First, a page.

06/06/2001 12:00AM

NBC and the Belmont challenge


NEW YORK - Monarchos let NBC down when he failed to duplicate his winning Kentucky Derby run in the Preakness Stakes. Or maybe it was Point Given, the Preakness winner, who let NBC down in the Kentucky Derby when he did not run to what some people consider his true potential.

Either way, NBC is going into its broadcast of the Belmont Stakes on Saturday facing the biggest challenge of its short Triple Crown history - how to sustain television ratings growth without a Triple Crown on the line.

The challenge is one that NBC's predecessor, ABC, knew all too well. ABC broadcast the Triple Crown for 13 consecutive years before losing the rights to NBC for five years, beginning in 2001. Typically, the Belmont ratings doubled in the 1990's when a Triple Crown was on the line. If a Crown was impossible, then ratings usually languished.

Last year, for example, the final Neilsen rating declined to an all-time low of 2.8 when an undistinguished Belmont field that did not include either Derby winner Fusaichi Pegasus or Preakness winner Red Bullet was upset by longshot Commendable. That followed ratings of 5.3 in 1997, 5.9 in 1998, and 6.0 in 1999, all years in which a horse had a shot at the Triple Crown. In 1996, the rating was a 2.9 with no Triple Crown on the line.

Even so, officials at NBC and Triple Crown Productions said this week that they expect ratings for the Belmont to increase this year, citing the ratings growth of the network's broadcasts of this year's Kentucky Derby - up 26 percent over last year - and the Preakness Stakes - up 56 percent.

"The expectations have to be realistic when you don't have a Triple Crown," said Ed Seigenfeld, the executive vice president of Triple Crown Productions. "But I would think that the trend will continue upwards. NBC has been promoting the broadcast an awful lot, the Point Given and Monarchos story is a good one, and it's been getting decent play in the local papers."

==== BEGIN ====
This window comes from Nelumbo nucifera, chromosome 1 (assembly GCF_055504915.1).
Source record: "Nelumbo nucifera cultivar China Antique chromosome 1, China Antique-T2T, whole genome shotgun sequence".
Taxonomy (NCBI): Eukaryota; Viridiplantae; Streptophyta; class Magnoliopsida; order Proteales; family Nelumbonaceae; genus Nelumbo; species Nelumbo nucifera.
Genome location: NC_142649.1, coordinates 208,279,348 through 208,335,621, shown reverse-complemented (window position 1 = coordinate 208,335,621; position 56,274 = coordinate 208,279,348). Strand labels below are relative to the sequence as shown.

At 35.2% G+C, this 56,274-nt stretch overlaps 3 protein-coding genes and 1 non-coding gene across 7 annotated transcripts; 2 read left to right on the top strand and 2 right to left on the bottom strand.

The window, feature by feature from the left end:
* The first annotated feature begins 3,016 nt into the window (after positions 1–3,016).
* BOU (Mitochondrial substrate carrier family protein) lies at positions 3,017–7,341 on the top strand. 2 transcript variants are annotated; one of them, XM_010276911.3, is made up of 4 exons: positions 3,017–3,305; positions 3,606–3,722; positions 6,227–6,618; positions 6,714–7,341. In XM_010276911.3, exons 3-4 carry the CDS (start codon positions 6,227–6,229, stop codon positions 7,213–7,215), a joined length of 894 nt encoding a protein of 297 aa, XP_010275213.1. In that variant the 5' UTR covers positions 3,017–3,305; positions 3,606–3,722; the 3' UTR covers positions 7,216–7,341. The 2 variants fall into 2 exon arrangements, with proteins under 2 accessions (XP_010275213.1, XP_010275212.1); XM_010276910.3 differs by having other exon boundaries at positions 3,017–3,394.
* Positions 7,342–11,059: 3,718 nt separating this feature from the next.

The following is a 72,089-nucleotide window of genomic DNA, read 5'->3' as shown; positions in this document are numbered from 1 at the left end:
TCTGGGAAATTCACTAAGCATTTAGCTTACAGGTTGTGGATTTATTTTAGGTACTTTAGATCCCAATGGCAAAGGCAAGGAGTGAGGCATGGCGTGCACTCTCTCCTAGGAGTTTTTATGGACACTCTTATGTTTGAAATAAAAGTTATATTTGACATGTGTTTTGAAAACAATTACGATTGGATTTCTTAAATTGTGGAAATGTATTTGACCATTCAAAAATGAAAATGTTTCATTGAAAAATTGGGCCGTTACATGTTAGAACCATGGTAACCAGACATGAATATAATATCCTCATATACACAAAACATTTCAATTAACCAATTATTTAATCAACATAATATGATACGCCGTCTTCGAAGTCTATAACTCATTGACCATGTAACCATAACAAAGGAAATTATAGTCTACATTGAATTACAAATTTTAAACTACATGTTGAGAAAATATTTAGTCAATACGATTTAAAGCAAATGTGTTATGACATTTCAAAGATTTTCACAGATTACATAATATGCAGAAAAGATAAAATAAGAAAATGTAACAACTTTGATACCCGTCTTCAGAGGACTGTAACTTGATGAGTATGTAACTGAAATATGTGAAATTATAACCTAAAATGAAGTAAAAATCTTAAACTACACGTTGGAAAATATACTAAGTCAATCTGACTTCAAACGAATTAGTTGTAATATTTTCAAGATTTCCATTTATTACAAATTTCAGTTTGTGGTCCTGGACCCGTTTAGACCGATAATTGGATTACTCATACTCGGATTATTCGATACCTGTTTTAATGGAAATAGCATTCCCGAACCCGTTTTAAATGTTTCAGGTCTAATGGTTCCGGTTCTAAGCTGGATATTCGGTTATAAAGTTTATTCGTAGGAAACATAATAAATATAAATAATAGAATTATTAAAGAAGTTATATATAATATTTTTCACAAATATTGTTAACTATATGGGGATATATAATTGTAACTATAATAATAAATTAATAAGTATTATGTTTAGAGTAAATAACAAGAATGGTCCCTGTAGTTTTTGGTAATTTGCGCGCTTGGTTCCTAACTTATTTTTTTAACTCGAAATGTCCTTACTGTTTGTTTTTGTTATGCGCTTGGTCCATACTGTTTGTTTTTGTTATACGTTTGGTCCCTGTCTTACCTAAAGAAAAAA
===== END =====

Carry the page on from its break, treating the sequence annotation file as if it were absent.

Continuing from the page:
Television executives are also confident that the decision to move the Triple Crown broadcast a half hour later - inching the last 30 minutes of the program into weekend prime-time - has provided a big push to ratings. Also, NBC has been using its coverage of the NBA playoffs to cross-promote the Triple Crown broadcasts while eliminating any programming competition between the two sports.

Producers have lined up several features for the Belmont broadcast, including a look at the life and death of Chris Antley, the rider of Charismatic, the last horse with a chance at the Triple Crown going into the Belmont. Antley died of a drug overdose late last year after re-emerging as one of the sport's stars in 1999.

The broadcast will concentrate on Monarchos and Point Given, who many people are calling the cream of one of the best 3-year-old crops in a decade. Even though the horses have met only twice, in the Derby and Preakness, NBC officials are playing up the rivalry between the two.

"Obviously, we're looking at this as the rubber match," said NBC spokeswoman Cameron Blanchard. "There's certainly a lot of excitement about those two horses."